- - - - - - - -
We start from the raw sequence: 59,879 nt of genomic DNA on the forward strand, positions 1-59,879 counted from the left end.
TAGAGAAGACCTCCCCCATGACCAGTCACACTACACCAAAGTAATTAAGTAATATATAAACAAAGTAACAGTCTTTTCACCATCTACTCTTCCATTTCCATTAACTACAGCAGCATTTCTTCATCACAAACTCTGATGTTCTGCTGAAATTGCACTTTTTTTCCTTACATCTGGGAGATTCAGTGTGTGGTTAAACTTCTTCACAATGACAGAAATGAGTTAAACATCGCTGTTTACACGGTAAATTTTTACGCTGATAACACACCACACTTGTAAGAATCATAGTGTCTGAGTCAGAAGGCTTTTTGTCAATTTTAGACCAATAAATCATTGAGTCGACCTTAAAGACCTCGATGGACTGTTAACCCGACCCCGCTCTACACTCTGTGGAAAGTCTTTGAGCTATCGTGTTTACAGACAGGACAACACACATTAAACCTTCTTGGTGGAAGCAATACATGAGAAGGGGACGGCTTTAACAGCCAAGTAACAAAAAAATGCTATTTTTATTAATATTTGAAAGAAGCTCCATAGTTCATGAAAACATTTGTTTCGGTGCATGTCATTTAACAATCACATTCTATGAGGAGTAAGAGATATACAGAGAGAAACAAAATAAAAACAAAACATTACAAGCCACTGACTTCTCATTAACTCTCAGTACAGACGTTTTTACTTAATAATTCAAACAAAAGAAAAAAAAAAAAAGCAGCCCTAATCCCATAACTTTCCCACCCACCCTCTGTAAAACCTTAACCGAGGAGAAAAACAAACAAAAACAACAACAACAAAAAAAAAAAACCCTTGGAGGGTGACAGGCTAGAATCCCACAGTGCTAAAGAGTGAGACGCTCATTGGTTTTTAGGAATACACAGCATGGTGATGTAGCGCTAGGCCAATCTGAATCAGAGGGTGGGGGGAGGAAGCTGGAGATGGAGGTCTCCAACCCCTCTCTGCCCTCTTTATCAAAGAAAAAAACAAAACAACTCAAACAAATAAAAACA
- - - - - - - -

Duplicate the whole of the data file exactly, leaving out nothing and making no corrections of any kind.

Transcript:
We start from the raw sequence: 59,879 nt of genomic DNA on the forward strand, positions 1-59,879 counted from the left end.
TAGAGAAGACCTCCCCCATGACCAGTCACACTACACCAAAGTAATTAAGTAATATATAAACAAAGTAACAGTCTTTTCACCATCTACTCTTCCATTTCCATTAACTACAGCAGCATTTCTTCATCACAAACTCTGATGTTCTGCTGAAATTGCACTTTTTTTCCTTACATCTGGGAGATTCAGTGTGTGGTTAAACTTCTTCACAATGACAGAAATGAGTTAAACATCGCTGTTTACACGGTAAATTTTTACGCTGATAACACACCACACTTGTAAGAATCATAGTGTCTGAGTCAGAAGGCTTTTTGTCAATTTTAGACCAATAAATCATTGAGTCGACCTTAAAGACCTCGATGGACTGTTAACCCGACCCCGCTCTACACTCTGTGGAAAGTCTTTGAGCTATCGTGTTTACAGACAGGACAACACACATTAAACCTTCTTGGTGGAAGCAATACATGAGAAGGGGACGGCTTTAACAGCCAAGTAACAAAAAAATGCTATTTTTATTAATATTTGAAAGAAGCTCCATAGTTCATGAAAACATTTGTTTCGGTGCATGTCATTTAACAATCACATTCTATGAGGAGTAAGAGATATACAGAGAGAAACAAAATAAAAACAAAACATTACAAGCCACTGACTTCTCATTAACTCTCAGTACAGACGTTTTTACTTAATAATTCAAACAAAAGAAAAAAAAAAAAAGCAGCCCTAATCCCATAACTTTCCCACCCACCCTCTGTAAAACCTTAACCGAGGAGAAAAACAAACAAAAACAACAACAACAAAAAAAAAAAACCCTTGGAGGGTGACAGGCTAGAATCCCACAGTGCTAAAGAGTGAGACGCTCATTGGTTTTTAGGAATACACAGCATGGTGATGTAGCGCTAGGCCAATCTGAATCAGAGGGTGGGGGGAGGAAGCTGGAGATGGAGGTCTCCAACCCCTCTCTGCCCTCTTTATCAAAGAAAAAAACAAAACAACTCAAACAAATAAAAACA